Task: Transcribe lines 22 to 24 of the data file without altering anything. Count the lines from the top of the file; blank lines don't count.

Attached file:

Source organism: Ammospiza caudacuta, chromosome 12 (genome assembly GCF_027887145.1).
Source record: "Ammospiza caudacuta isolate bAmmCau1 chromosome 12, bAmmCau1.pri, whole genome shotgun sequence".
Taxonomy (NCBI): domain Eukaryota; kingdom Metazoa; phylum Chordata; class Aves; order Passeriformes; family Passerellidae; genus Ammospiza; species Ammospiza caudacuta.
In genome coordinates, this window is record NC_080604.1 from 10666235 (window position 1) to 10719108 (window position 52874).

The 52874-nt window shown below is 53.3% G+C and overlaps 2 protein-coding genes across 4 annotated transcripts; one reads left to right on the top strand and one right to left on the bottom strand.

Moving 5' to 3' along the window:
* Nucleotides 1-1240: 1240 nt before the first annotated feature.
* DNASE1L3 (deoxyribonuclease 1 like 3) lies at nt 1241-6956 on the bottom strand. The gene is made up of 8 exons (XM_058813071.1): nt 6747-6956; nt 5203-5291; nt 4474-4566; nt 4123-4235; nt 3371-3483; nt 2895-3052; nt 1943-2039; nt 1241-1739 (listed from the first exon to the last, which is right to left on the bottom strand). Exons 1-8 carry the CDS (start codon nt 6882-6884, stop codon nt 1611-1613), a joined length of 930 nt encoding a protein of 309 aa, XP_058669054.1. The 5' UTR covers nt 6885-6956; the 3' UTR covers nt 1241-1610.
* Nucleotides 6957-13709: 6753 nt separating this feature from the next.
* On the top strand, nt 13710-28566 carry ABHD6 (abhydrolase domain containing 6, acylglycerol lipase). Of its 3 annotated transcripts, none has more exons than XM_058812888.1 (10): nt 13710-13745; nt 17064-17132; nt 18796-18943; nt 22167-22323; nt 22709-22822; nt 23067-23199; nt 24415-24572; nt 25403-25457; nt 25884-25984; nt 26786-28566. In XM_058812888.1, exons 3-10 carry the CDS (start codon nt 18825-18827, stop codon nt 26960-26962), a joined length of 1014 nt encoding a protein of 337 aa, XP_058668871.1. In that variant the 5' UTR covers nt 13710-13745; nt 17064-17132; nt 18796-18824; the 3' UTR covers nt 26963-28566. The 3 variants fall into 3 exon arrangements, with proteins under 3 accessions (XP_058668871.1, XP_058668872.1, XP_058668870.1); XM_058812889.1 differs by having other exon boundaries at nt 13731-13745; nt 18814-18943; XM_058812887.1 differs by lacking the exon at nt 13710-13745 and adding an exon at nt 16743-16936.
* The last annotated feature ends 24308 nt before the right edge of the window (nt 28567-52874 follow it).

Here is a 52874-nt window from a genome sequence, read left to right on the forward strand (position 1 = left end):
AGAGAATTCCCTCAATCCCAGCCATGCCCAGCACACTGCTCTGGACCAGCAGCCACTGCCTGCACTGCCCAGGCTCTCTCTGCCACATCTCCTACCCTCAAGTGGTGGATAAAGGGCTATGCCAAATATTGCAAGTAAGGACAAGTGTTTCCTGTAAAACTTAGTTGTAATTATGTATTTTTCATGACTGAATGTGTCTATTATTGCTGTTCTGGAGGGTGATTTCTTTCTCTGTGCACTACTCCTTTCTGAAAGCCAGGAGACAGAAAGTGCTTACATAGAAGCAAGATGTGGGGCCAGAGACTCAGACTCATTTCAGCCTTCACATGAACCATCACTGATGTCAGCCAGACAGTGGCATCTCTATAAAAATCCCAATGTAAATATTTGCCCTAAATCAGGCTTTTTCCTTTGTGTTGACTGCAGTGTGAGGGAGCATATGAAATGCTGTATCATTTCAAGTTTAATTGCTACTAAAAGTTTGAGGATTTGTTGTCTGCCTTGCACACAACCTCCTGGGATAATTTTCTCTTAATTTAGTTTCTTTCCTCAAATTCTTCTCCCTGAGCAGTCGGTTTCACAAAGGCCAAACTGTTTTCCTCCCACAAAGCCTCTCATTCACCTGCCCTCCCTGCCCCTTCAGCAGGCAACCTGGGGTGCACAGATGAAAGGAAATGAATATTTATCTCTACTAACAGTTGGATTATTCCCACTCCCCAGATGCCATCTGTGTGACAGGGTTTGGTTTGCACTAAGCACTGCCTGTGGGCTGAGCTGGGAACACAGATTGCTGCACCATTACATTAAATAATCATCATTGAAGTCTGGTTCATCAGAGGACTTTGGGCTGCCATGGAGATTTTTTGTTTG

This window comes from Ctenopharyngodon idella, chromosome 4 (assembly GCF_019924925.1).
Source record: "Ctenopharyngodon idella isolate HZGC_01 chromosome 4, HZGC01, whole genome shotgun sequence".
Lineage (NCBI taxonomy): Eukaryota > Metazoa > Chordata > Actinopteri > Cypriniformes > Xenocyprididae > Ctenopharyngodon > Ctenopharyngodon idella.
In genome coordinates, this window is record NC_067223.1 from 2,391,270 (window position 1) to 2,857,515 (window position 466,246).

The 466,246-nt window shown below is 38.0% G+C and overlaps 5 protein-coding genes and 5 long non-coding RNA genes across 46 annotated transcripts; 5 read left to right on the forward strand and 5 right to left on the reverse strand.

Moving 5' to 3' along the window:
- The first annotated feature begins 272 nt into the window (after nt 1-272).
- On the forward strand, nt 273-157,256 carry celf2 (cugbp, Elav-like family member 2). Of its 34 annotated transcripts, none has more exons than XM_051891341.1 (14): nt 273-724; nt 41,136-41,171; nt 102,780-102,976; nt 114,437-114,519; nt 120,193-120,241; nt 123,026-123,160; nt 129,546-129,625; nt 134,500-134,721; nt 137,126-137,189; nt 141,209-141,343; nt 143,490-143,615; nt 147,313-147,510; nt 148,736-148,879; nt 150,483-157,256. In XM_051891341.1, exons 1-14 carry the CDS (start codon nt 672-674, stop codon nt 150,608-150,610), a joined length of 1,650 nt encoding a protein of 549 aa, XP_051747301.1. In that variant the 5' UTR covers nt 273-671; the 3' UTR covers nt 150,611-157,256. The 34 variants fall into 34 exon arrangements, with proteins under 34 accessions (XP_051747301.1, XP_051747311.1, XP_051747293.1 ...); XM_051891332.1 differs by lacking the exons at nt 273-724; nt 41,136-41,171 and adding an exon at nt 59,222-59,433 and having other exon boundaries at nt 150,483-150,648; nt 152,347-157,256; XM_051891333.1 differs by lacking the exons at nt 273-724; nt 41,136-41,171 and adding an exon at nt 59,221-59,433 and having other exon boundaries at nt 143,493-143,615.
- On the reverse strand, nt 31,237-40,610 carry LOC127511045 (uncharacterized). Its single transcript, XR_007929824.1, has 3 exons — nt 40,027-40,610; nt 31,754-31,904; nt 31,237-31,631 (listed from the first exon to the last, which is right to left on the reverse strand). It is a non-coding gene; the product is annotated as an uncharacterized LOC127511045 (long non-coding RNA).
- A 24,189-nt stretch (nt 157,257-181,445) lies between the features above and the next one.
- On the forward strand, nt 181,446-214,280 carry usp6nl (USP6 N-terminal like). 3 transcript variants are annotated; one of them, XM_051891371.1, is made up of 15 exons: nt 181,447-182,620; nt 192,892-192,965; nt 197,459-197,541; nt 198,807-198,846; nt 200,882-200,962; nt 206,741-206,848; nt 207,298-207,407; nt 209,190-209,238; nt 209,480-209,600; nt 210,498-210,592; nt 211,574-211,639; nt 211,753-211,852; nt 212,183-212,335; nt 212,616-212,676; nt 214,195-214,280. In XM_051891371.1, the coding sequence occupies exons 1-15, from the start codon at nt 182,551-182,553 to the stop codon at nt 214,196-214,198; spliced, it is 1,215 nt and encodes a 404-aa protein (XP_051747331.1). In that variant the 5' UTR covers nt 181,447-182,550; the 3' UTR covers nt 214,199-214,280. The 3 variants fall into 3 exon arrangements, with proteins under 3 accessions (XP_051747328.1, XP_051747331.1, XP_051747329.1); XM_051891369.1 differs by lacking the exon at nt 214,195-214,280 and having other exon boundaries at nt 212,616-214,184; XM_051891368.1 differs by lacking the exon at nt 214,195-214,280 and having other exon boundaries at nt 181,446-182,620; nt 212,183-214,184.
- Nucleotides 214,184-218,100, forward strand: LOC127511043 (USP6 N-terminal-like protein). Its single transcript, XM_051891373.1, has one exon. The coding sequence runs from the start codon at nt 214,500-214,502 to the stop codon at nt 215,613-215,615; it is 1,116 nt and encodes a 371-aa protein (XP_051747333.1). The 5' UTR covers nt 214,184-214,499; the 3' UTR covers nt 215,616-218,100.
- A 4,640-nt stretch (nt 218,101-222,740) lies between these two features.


- On the reverse strand, nt 31,237-40,610 carry LOC127511045 (uncharacterized). Its single transcript, XR_007929824.1, has 3 exons — nt 40,027-40,610; nt 31,754-31,904; nt 31,237-31,631 (listed from the first exon to the last, which is right to left on the reverse strand). It is a non-coding gene; the product is annotated as an uncharacterized LOC127511045 (long non-coding RNA).
- A 24,189-nt stretch (nt 157,257-181,445) lies between the features above and the next one.
- On the forward strand, nt 181,446-214,280 carry usp6nl (USP6 N-terminal like). 3 transcript variants are annotated; one of them, XM_051891371.1, is made up of 15 exons: nt 181,447-182,620; nt 192,892-192,965; nt 197,459-197,541; nt 198,807-198,846; nt 200,882-200,962; nt 206,741-206,848; nt 207,298-207,407; nt 209,190-209,238; nt 209,480-209,600; nt 210,498-210,592; nt 211,574-211,639; nt 211,753-211,852; nt 212,183-212,335; nt 212,616-212,676; nt 214,195-214,280. In XM_051891371.1, the coding sequence occupies exons 1-15, from the start codon at nt 182,551-182,553 to the stop codon at nt 214,196-214,198; spliced, it is 1,215 nt and encodes a 404-aa protein (XP_051747331.1). In that variant the 5' UTR covers nt 181,447-182,550; the 3' UTR covers nt 214,199-214,280. The 3 variants fall into 3 exon arrangements, with proteins under 3 accessions (XP_051747328.1, XP_051747331.1, XP_051747329.1); XM_051891369.1 differs by lacking the exon at nt 214,195-214,280 and having other exon boundaries at nt 212,616-214,184; XM_051891368.1 differs by lacking the exon at nt 214,195-214,280 and having other exon boundaries at nt 181,446-182,620; nt 212,183-214,184.